Activism is beautiful, complicated, and powerful. It can also feel inaccessible and daunting. As activists, we can and should break down the barriers that make activism and protesting feel inaccessible. It is up to us to make space for new faces and support them on their journey. We have to recognize that there isn’t one path to becoming an activist. It might start with a feeling, and it could progress into strongly worded emails or taking to the streets. It could come from childhood trauma, or maybe you discover it while traveling. For me, it started in my craft room.
I attended a handful of rallies and marches with my friends in the 2010s. But in 2017, something changed within me. I walked into my craft room to find an outlet for my growing frustration with the state of our country. I powered on my die cutter, pulled out my glue, glitter, and poster board stockpile, and released a whole lot of negative energy. I took my handcrafted signs and attended a small local rally at a busy intersection in my city. I shared my extra signs, beamed at the compliments, and learned some chants.
That protest was organized by a friend, and after about 30 minutes, he handed me the megaphone. I almost drowned in my feelings of fear and inadequacy. I was overwhelmed and intimidated, afraid of so much: of my own imposter syndrome, of making myself a target, and of activism gatekeepers.
I don’t actually remember what I said in those 30 seconds. It didn’t receive loud cheers or a round of applause. Instead, I received supportive smiles, encouraging whispers, and hugs. I was proud, but I knew instantly that I am not the woman behind the megaphone—nor do I want to be. It took me a long time to realize it’s okay to not be that person, and it took me even longer to realize it doesn’t make me any less of an activist.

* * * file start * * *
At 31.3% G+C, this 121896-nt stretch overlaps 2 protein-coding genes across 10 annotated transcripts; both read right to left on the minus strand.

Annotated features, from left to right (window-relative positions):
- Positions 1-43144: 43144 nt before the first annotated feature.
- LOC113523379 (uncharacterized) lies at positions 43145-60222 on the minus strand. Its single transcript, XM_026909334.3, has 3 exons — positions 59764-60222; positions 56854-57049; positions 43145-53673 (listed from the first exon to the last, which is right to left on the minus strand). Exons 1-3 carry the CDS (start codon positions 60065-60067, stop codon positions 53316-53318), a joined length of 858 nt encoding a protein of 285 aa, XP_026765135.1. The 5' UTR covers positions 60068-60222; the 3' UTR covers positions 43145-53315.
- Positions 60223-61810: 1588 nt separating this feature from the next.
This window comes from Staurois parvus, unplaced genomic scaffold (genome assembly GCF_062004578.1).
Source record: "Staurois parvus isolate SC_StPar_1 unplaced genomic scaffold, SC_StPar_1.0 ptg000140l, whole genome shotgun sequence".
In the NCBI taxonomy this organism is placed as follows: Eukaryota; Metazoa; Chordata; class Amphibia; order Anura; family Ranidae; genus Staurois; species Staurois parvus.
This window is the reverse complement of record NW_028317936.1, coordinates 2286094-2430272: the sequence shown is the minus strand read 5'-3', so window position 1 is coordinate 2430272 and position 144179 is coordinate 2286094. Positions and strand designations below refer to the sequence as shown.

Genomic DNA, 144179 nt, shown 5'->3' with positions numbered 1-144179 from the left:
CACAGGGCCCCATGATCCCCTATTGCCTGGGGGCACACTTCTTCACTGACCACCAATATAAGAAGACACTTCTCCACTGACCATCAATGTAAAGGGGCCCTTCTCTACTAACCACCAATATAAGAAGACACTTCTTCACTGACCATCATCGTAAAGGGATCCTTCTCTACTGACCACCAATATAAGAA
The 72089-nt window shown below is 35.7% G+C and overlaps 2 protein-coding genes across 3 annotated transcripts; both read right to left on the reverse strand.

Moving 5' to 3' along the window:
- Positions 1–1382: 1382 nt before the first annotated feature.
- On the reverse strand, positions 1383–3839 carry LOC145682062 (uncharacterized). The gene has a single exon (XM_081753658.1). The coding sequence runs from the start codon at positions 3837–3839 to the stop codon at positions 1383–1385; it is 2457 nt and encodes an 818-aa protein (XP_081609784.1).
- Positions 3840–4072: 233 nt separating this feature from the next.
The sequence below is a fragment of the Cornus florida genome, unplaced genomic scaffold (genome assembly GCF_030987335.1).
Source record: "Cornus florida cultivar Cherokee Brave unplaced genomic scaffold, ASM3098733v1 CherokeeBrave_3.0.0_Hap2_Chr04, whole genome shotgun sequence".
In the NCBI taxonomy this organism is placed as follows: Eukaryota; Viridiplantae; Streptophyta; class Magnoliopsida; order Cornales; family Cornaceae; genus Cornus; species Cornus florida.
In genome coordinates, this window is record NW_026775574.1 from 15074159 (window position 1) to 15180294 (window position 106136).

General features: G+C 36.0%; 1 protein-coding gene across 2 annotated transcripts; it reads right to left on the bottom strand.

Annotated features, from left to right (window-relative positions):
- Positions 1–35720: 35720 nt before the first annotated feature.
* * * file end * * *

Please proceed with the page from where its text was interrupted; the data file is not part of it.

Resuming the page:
There are people in the activism community who will read this story and say “that’s not activism” because we weren’t civilly disobedient. And while civil disobedience is a form of activism, it’s not the only form. Activism, like most things in life, is a spectrum. No one gets to define my activism.
Prior to joining Strike For Our Rights (SFOR), my activism included attending rallies and marches (with my beautifully handcrafted signs to share), combating misinformation online, calling my representatives, helping people get registered to vote, and driving them to the polls. And, again, I was told I was not an activist because I wasn’t taking to the streets.
Now I am part of a volunteer organization planning a massive form of protest: a general strike of 3.5% of the population. My activism now takes the form of hosting meetings, setting up onboarding processes, educating people, and recruiting volunteers through Instagram comments. And despite my efforts, I still constantly face criticism. Gatekeepers want to label my work and my passion as nothing because I don’t have the ability to participate in civil disobedience. But I am not the woman behind the megaphone.
As activists, we have to be better. We must lower the barriers to entry for protest and expressing dissent.We should encourage and empower those who want to participate. We should lead with love and compassion, and take the time to hear those around us. We need to focus our efforts on punching upwards, not taking callous, passive-aggressive swings at each other. That’s what they want.They want to keep us distracted and infighting among ourselves.
That is why we need to make space for all forms of protest: because we have power when we make room at the table for everyone. And, when we lead with love, there is a chance we will inspire those around us to get even more involved.